Last year, the world lost 12% more tropical forest than it did in 2019, according to satellite census by forest monitoring platform Global Forest Watch. Malaysia bucked the global trend: it lost less. 

In fact, Malaysia has trimmed its primary forest losses four years in a row. Losses fell from about 185,000 hectares in 2016 to nearly 73,000 hectares in 2020 (Figure 1).

At the same time, there is a slow down in the expansion of the sector most frequently linked to deforestation – oil palm. Oil palm area in Malaysia contracted in 2020 – the first drop in 44 years.

Could this explain Malaysia’s recent downtrend in primary forest losses? And can we expect forest loss to drop further?

(Photo: Malaysia has been losing less primary forest since 2016. Graph: YH Law)

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Must the Pan Borneo Highway Dissect the Tawai Forest?

[Updated 29 July 2021]

Funds and political support are reinvigorating the Pan Borneo Highway project in Sabah. But is there time to consider ways to mitigate its environmental and socioeconomic impact?

WITH 2,239 kilometres of new roads to be built by 2025, the Pan Borneo Highway is expected to boost connectivity, tourism and trade in and between Sabah and Sarawak.

Parts of the current route, however, would severely impact the environment and local communities, say local NGOs and researchers.

Continue reading Must the Pan Borneo Highway Dissect the Tawai Forest?

Forest Loss: Under Whose Watch?

How much forest loss is too much? And are the drivers of this loss the same as in the past? In Forest Files, Macaranga examines the dynamics and mechanics of forest-use changes in Malaysia. Our four-part In-Depth series focuses on Peninsular Malaysia, where more forests were lost in the last 30 years than in East Malaysia.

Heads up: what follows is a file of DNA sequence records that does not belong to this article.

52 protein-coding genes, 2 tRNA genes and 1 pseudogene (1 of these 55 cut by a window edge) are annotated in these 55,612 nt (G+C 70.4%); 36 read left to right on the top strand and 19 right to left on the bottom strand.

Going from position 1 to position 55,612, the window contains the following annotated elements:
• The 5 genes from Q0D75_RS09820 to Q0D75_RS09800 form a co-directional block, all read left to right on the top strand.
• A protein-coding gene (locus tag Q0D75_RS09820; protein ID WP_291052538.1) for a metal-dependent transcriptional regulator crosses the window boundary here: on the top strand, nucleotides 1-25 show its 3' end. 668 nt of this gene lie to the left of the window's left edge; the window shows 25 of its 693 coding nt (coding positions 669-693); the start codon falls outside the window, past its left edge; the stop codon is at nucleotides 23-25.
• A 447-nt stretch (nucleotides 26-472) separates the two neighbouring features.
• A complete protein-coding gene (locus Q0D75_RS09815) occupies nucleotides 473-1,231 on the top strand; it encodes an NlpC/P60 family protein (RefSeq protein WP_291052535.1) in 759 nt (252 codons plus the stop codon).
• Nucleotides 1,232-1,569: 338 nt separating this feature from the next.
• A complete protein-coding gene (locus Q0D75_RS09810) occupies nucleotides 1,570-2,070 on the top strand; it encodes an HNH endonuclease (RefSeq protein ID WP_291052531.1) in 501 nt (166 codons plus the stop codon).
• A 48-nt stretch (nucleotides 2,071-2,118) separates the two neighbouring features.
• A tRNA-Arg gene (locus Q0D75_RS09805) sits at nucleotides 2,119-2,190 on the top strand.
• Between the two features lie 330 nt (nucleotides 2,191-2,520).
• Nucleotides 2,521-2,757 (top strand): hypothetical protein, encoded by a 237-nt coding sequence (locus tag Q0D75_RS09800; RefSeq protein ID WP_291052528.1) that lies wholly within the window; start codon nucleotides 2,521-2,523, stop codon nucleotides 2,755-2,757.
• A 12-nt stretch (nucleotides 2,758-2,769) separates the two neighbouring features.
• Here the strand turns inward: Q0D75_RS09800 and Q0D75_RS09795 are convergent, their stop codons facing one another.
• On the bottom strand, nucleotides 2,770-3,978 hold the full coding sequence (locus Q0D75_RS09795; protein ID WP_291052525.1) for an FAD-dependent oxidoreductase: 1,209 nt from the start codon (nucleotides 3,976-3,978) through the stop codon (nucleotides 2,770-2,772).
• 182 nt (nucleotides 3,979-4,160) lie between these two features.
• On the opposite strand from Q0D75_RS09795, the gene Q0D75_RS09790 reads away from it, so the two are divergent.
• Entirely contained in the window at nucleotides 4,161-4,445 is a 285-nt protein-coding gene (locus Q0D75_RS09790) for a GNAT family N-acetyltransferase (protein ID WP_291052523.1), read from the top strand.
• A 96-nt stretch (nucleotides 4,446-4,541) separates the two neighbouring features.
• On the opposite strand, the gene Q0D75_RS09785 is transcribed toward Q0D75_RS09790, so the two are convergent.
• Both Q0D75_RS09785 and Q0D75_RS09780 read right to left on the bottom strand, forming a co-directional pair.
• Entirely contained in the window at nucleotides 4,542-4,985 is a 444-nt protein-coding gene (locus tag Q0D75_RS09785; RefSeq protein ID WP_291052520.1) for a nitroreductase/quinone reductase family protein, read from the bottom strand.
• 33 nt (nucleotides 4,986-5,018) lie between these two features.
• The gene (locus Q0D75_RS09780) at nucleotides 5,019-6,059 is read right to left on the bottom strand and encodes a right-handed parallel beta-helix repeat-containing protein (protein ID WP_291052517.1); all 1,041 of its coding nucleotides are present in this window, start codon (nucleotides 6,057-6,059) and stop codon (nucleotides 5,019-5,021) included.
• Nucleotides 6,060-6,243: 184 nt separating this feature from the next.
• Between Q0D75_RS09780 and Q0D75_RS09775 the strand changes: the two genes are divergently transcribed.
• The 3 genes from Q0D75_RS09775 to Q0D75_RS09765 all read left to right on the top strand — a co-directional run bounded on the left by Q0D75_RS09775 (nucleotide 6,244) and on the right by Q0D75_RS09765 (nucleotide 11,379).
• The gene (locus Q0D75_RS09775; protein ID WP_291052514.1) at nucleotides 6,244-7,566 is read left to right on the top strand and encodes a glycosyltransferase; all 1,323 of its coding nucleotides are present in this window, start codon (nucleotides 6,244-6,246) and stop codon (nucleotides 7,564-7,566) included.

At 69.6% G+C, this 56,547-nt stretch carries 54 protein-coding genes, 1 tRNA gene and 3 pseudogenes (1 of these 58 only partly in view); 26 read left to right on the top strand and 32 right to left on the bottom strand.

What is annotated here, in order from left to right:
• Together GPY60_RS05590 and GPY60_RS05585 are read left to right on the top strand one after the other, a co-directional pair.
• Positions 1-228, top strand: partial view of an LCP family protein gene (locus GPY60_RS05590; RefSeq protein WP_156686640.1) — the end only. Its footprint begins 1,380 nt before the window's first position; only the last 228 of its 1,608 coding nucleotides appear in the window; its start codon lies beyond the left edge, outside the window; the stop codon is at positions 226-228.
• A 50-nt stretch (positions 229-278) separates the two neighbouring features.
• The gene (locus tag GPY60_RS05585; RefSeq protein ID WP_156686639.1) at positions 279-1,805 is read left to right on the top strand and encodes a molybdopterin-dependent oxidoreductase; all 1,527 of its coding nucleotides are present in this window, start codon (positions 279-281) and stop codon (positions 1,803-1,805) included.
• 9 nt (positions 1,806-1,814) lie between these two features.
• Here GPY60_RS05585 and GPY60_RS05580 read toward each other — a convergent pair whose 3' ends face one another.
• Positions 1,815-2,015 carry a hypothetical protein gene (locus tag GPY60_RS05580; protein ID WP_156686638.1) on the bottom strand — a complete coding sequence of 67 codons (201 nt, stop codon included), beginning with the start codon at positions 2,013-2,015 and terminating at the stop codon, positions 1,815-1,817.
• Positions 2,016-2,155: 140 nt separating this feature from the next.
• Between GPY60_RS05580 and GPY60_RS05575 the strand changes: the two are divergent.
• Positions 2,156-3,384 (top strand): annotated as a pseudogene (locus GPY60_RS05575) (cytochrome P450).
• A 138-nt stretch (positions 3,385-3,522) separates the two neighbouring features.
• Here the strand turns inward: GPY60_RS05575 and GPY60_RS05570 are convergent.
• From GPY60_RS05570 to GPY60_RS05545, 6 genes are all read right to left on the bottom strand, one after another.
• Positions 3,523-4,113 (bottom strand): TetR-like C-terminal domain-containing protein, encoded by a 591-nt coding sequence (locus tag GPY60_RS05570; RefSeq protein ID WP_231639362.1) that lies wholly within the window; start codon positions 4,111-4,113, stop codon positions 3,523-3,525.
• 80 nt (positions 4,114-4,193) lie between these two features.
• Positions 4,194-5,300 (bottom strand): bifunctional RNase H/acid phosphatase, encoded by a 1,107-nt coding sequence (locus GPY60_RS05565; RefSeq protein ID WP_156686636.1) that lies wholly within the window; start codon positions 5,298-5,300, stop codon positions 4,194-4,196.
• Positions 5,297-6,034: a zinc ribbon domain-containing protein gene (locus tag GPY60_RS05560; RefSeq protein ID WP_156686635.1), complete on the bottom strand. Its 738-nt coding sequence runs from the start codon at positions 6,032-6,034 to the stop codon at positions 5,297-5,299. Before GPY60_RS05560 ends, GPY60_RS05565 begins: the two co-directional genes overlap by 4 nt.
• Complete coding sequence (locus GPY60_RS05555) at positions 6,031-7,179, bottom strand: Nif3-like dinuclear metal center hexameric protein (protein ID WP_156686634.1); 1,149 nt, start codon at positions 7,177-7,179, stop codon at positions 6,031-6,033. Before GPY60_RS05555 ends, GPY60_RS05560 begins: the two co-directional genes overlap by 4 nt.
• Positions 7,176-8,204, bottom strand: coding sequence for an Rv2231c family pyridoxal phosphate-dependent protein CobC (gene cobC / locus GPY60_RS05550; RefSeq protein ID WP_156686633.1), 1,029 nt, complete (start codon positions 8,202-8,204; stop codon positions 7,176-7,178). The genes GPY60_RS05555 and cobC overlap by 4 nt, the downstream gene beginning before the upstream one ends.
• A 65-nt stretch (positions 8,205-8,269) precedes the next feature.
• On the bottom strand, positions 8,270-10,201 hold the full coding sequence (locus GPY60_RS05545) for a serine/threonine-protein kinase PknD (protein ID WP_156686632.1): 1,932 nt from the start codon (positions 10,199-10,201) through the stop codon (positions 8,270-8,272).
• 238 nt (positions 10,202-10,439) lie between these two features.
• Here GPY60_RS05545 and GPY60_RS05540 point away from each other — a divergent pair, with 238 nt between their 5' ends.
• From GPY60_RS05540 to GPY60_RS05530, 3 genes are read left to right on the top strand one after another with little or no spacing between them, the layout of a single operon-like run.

In Part 1, we look at how much forest we actually have, forest-use policies, and forestry decision-makers. In Part 2, we consider a key driver of forest loss – excision from permanent reserve forests. Part 3 asks what drives decision-makers and we end with Part 4 on how citizens could influence forest-use.

(Photo: A bird’s eye view of the protected primary hill and lowland rainforest of the Royal Belum State Park, 2003. Pic by SK Chong/Sasyaz Holdings)

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How to Fit a 15-storey Hotel in Fraser’s Hill

Planners are drafting a new plan for Fraser’s Hill, an environmentally sensitive area. How should development proceed there?

FRASER’S Hill will get a new development concept plan soon. The Raub District Council, which oversees development in Fraser’s Hill, Pahang, has appointed town planner Iktisas Planners to come up with the plan. 

The consultant told Macaranga they aim to finish the concept plan in November, and declined to comment more.

The new concept plan adds a new dimension to recent events that have focused discussion on how Fraser’s Hill, an environmentally sensitive area, should be developed.

In particular, some residents and concerned citizens are opposing the building of a hotel there which has been approved by the Council.

(Photo: The iconic clock tower greets visitors to Fraser’s Hill, a destination popular for its cool weather, nature and colonial-style buildings. Pic by : Pashmina Binwani)